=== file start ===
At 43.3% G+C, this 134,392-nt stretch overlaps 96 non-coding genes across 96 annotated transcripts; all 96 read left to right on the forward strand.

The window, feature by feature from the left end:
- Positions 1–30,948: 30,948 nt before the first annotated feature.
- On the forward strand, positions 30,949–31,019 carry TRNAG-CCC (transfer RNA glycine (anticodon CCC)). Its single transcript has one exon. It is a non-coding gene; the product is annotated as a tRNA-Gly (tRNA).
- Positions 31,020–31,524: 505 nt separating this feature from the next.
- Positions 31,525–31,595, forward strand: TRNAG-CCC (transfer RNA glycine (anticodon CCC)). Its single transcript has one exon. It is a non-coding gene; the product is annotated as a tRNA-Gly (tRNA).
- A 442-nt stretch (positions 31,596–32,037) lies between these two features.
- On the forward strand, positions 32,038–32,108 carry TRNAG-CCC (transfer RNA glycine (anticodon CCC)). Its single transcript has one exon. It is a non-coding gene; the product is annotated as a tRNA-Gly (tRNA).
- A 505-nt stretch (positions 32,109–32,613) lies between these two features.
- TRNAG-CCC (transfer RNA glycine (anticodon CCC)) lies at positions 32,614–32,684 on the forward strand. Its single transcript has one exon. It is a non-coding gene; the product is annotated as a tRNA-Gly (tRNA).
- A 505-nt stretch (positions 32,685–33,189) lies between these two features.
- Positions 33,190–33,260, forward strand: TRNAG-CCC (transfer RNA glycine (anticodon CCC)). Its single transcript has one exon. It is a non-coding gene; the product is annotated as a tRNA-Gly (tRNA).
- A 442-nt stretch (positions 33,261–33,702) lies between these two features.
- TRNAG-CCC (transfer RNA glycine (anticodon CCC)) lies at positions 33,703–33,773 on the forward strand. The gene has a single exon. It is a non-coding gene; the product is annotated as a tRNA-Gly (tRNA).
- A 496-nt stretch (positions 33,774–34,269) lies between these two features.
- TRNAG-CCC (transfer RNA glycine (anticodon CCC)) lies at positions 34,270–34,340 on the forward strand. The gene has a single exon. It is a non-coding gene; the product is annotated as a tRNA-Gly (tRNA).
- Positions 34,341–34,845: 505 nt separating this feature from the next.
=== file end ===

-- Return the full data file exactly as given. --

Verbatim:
At 43.3% G+C, this 134,392-nt stretch overlaps 96 non-coding genes across 96 annotated transcripts; all 96 read left to right on the forward strand.

The window, feature by feature from the left end:
- Positions 1–30,948: 30,948 nt before the first annotated feature.
- On the forward strand, positions 30,949–31,019 carry TRNAG-CCC (transfer RNA glycine (anticodon CCC)). Its single transcript has one exon. It is a non-coding gene; the product is annotated as a tRNA-Gly (tRNA).
- Positions 31,020–31,524: 505 nt separating this feature from the next.
- Positions 31,525–31,595, forward strand: TRNAG-CCC (transfer RNA glycine (anticodon CCC)). Its single transcript has one exon. It is a non-coding gene; the product is annotated as a tRNA-Gly (tRNA).
- A 442-nt stretch (positions 31,596–32,037) lies between these two features.
- On the forward strand, positions 32,038–32,108 carry TRNAG-CCC (transfer RNA glycine (anticodon CCC)). Its single transcript has one exon. It is a non-coding gene; the product is annotated as a tRNA-Gly (tRNA).
- A 505-nt stretch (positions 32,109–32,613) lies between these two features.
- TRNAG-CCC (transfer RNA glycine (anticodon CCC)) lies at positions 32,614–32,684 on the forward strand. Its single transcript has one exon. It is a non-coding gene; the product is annotated as a tRNA-Gly (tRNA).
- A 505-nt stretch (positions 32,685–33,189) lies between these two features.
- Positions 33,190–33,260, forward strand: TRNAG-CCC (transfer RNA glycine (anticodon CCC)). Its single transcript has one exon. It is a non-coding gene; the product is annotated as a tRNA-Gly (tRNA).
- A 442-nt stretch (positions 33,261–33,702) lies between these two features.
- TRNAG-CCC (transfer RNA glycine (anticodon CCC)) lies at positions 33,703–33,773 on the forward strand. The gene has a single exon. It is a non-coding gene; the product is annotated as a tRNA-Gly (tRNA).
- A 496-nt stretch (positions 33,774–34,269) lies between these two features.
- TRNAG-CCC (transfer RNA glycine (anticodon CCC)) lies at positions 34,270–34,340 on the forward strand. The gene has a single exon. It is a non-coding gene; the product is annotated as a tRNA-Gly (tRNA).
- Positions 34,341–34,845: 505 nt separating this feature from the next.